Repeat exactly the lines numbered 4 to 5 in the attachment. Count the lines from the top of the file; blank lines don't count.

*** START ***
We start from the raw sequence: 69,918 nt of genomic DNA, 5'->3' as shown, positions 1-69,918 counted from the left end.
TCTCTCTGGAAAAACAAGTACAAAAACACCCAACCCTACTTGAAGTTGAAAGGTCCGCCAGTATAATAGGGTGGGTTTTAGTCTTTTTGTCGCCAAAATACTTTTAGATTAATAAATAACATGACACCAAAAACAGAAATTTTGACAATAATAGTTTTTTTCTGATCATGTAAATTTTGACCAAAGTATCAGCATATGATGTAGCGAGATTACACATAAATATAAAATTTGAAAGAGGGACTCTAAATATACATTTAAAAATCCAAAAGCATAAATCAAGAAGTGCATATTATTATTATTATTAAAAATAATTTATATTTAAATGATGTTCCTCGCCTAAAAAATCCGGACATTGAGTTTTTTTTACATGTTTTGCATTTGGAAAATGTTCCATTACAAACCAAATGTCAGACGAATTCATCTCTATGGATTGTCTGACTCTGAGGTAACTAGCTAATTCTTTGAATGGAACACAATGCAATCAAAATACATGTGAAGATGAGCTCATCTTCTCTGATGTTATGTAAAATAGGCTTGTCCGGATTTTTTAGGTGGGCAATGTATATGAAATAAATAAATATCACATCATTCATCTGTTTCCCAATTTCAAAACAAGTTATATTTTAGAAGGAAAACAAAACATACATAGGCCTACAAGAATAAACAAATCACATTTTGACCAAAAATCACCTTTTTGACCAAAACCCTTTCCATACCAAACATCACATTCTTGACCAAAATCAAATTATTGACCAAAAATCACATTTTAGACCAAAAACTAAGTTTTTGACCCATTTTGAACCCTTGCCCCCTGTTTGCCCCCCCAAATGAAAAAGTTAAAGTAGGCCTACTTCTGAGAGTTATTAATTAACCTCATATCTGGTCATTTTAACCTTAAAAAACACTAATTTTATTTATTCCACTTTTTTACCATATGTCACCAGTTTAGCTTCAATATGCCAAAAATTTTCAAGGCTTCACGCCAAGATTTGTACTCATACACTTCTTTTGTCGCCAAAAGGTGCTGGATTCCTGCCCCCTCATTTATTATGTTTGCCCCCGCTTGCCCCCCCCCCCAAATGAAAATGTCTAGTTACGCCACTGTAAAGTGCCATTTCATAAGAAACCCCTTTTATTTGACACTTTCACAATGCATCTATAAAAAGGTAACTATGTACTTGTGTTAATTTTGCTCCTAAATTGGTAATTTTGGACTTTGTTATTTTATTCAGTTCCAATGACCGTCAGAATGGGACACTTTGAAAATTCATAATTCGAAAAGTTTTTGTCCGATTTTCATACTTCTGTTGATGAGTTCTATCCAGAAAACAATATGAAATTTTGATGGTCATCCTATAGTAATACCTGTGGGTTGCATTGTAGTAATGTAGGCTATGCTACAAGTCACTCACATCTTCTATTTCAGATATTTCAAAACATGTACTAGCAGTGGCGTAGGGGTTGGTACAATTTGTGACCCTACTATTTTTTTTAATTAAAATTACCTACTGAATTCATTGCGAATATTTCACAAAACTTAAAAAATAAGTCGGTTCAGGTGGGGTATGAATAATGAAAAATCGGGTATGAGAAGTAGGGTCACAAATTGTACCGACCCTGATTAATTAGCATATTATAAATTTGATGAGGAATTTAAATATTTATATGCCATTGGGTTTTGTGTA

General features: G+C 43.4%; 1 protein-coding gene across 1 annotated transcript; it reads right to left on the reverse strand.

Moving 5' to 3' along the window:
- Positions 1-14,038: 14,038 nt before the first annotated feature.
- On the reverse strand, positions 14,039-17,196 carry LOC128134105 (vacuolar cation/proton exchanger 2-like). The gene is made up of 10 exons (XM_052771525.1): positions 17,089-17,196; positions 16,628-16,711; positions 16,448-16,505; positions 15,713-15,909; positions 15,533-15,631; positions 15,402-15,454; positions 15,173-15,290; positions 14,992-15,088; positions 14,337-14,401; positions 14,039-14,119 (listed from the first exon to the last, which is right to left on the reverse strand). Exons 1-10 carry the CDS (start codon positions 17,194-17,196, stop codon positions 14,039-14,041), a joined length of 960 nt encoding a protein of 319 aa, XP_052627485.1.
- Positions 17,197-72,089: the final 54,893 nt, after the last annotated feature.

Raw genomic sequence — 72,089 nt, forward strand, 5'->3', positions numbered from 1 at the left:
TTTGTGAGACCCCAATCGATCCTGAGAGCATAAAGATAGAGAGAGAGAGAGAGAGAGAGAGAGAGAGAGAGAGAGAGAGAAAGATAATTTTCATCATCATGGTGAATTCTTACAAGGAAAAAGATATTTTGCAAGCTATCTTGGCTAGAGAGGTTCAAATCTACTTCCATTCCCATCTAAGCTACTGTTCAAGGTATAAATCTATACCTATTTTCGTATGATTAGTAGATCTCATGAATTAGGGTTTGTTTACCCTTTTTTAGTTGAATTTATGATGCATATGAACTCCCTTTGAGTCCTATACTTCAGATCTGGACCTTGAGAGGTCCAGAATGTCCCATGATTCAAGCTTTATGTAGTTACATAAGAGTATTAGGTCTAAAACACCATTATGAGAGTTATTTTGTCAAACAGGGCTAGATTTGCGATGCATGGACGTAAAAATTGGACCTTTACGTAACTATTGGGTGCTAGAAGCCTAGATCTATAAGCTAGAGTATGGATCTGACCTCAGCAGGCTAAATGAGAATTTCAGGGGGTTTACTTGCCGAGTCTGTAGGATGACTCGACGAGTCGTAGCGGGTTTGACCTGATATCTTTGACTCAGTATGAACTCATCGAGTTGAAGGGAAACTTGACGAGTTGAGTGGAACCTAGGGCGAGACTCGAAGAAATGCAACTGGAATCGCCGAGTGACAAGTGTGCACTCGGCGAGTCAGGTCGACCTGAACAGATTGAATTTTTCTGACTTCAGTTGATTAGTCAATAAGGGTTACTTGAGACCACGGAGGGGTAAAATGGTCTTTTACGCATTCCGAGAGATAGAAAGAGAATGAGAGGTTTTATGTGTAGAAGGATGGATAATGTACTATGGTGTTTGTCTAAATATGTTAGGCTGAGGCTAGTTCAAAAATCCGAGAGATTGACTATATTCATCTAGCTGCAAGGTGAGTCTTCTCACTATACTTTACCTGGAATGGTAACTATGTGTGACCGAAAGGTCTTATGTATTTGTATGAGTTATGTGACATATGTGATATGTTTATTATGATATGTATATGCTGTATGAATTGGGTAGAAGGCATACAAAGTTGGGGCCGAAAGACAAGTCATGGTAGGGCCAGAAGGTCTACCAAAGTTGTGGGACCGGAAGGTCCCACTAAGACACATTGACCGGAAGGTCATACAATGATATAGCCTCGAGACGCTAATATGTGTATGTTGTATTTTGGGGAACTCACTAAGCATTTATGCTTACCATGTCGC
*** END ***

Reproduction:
Moving 5' to 3' along the window:
- Positions 1-14,038: 14,038 nt before the first annotated feature.